Fatty liver disease is becoming the number one reason for liver transplants in the U. S.
Liver disease numbers are skyrocketing in the United States despite amazing gains in the ability to treat hepatitis C and other chronic liver conditions, and Hispanics are among those in the highest risk group when it comes to this medical condition.
The issue at hand is known as fatty liver disease, a disease that occurs when obesity and a lack of physical activity cause the liver to store excessive amounts of fat. Experts from the Mayo Clinic indicate fatty liver disease, also referred to as nonalcoholic fatty liver disease, can cause serious liver inflammation and scarring, much in the same way as seen among people who do drink heavily. Like other liver disease diagnoses, fatty liver disease can result in liver failure.
Experts say it is becoming one of the main reasons people need liver transplants in the U.S. According to the latest data, 10 percent of children and 20 percent of adults have fatty liver disease. There are an estimated 5 million people living with the most advanced for of this condition, known as nonalcoholic steatohepatitis, or NASH.
NASH-related liver transplants have climbed from 1 percent in 2001 to 10 percent in 2009, while the rates of alcoholic liver disease and hepatitis C remain stable. Experts say NASH will surpass hepatitis C as the main reason fo liver transplants by the year 2020 if no action is taken.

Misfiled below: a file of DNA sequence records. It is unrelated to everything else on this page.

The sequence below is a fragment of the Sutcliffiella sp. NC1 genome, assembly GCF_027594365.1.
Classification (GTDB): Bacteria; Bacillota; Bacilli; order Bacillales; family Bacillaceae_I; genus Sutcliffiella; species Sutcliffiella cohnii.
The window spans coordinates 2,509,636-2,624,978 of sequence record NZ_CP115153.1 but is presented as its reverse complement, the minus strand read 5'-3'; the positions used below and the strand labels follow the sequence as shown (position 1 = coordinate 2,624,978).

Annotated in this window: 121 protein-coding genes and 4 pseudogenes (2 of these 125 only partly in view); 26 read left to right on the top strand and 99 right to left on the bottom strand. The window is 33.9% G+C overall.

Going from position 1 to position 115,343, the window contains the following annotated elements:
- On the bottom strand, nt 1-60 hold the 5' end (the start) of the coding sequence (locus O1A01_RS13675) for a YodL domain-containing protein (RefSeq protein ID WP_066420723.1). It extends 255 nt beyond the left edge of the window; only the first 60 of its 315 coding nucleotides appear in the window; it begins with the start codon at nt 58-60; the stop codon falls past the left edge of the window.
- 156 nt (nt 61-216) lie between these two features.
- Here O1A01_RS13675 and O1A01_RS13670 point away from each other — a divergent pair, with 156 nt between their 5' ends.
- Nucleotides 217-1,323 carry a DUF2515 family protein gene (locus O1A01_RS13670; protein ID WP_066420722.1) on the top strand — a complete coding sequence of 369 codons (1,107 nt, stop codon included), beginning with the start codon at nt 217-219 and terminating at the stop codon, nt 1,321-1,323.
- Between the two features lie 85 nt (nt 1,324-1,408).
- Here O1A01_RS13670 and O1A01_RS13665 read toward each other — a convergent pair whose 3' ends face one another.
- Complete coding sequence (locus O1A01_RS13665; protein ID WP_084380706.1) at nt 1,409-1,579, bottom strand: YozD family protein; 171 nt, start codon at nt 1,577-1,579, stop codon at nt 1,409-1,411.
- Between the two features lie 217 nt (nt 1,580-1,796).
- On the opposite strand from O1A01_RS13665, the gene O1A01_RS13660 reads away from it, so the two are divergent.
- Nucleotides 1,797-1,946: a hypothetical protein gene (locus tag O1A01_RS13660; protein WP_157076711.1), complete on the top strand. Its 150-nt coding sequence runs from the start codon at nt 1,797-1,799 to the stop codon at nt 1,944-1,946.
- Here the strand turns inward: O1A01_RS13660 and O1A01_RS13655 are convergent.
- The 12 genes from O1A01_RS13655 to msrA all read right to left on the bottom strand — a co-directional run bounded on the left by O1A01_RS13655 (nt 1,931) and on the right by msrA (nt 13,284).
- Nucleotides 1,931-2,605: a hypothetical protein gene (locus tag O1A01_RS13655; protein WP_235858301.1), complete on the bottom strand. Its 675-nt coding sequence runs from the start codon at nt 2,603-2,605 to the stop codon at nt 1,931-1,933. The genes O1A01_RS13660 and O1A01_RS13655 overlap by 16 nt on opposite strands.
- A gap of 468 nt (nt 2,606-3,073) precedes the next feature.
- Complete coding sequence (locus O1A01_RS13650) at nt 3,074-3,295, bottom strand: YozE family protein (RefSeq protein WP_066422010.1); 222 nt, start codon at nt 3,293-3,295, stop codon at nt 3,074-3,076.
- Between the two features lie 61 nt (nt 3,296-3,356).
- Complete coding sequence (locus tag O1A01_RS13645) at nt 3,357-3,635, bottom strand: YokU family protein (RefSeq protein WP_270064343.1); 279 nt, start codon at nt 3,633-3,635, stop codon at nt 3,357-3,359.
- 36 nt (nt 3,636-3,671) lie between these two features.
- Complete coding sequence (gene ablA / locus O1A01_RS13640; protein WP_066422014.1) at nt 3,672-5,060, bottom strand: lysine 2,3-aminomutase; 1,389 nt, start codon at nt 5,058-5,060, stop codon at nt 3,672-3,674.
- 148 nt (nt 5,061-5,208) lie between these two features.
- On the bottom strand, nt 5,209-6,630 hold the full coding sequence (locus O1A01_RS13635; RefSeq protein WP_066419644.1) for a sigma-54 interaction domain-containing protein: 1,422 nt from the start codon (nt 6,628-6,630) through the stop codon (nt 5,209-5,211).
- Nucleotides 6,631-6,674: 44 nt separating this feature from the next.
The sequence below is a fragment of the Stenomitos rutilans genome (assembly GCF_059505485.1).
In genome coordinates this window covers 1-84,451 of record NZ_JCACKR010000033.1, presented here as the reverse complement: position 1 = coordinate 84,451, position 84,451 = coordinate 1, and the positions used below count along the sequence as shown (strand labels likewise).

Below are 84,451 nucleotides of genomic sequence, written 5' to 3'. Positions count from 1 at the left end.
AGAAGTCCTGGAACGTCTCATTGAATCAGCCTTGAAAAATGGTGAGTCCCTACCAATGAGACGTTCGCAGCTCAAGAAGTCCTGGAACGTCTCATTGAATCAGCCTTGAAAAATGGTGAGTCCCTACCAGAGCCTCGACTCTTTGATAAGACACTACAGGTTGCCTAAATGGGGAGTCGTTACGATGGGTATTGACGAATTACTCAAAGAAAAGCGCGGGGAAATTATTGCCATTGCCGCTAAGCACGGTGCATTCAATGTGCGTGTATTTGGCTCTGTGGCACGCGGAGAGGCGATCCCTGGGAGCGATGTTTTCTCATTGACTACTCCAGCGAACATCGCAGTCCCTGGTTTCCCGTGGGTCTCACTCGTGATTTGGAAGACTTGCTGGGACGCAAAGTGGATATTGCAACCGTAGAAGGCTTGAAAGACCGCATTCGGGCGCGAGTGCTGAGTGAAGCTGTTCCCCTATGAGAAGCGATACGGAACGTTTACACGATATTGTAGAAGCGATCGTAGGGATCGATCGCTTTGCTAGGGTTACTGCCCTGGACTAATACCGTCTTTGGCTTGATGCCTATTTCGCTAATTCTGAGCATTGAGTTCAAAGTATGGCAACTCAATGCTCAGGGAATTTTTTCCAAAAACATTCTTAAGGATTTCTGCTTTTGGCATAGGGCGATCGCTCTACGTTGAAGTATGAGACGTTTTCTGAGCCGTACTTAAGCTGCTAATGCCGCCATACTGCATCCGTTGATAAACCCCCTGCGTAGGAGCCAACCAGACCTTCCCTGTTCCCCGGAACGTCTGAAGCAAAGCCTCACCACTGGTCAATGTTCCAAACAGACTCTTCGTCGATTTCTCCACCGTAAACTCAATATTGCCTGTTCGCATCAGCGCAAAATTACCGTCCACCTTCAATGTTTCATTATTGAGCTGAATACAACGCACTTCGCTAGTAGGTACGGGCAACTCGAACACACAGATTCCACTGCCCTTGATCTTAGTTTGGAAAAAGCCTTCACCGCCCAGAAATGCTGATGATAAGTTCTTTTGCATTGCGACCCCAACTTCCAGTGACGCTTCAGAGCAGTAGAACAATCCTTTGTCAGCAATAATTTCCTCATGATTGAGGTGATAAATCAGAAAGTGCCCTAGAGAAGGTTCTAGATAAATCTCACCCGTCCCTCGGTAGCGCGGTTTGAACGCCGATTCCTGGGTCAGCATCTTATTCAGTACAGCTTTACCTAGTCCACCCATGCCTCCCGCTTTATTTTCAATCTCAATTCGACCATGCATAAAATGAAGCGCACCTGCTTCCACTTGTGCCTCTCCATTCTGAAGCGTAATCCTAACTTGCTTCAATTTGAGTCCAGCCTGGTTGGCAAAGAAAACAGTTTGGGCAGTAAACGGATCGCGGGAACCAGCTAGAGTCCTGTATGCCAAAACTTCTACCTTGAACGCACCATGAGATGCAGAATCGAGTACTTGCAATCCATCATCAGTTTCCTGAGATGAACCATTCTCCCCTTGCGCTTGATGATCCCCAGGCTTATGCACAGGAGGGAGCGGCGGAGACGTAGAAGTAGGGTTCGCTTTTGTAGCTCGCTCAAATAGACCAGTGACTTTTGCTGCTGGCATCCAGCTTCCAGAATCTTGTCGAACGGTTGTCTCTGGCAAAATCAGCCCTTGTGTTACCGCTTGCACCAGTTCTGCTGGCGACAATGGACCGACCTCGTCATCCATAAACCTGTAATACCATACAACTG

“This is the face of liver disease in the United States,” said Dr. Shahid M. Malik of the Center for Liver Diseases, as reported by the New York Times. “If you’re at any liver transplant center in the country, there’s no doubt that this is a big problem.”
Hispanics have long been known as a group considered high-risk for fatty liver disease, not only because they have higher numbers of obesity and tend to have unhealthier eating habits, but also because they often carry a variant of a gene, known as PNPLA3, that drives the liver to aggressively produce and store triglycerides, a type of fat. This genetic variant is twice as common among Hispanics compared to non-Hispanic whites and African Americans.
But some mystery still remains about the increase in fatty liver disease numbers. While the cases of fatty liver disease mirror those of obesity in adults, fatty liver disease is rapidly increasing among children faster than obesity numbers. This suggests something else is going on, explained Dr. Miriam Vos, the lead author of a study in The Journal of Pediatrics on this condition.
“We don’t know, but some of the research has shown there may be early exposures in pregnancy or diet exposures that could be helping to drive this,” she said.
SEE ALSO: Texas has the highest rates of Hispanics with liver cancer
What medical professionals do know is that obesity seems to drive the disease and cause it to progress despite the unknown factors that still surround the condition. Continual weight gain is the path to NASH, indicate experts, and at the moment there is no pill or medication that can treat someone diagnosed with fatty liver disease.
“A lot of times when I see a patient with fatty liver,” said Malik, “the first thing out of their mouth is, ‘Well, is there a pill for this?’ And there’s not. There just isn’t. You have to make lifestyle changes, and that’s a much more difficult pill for people to swallow.”
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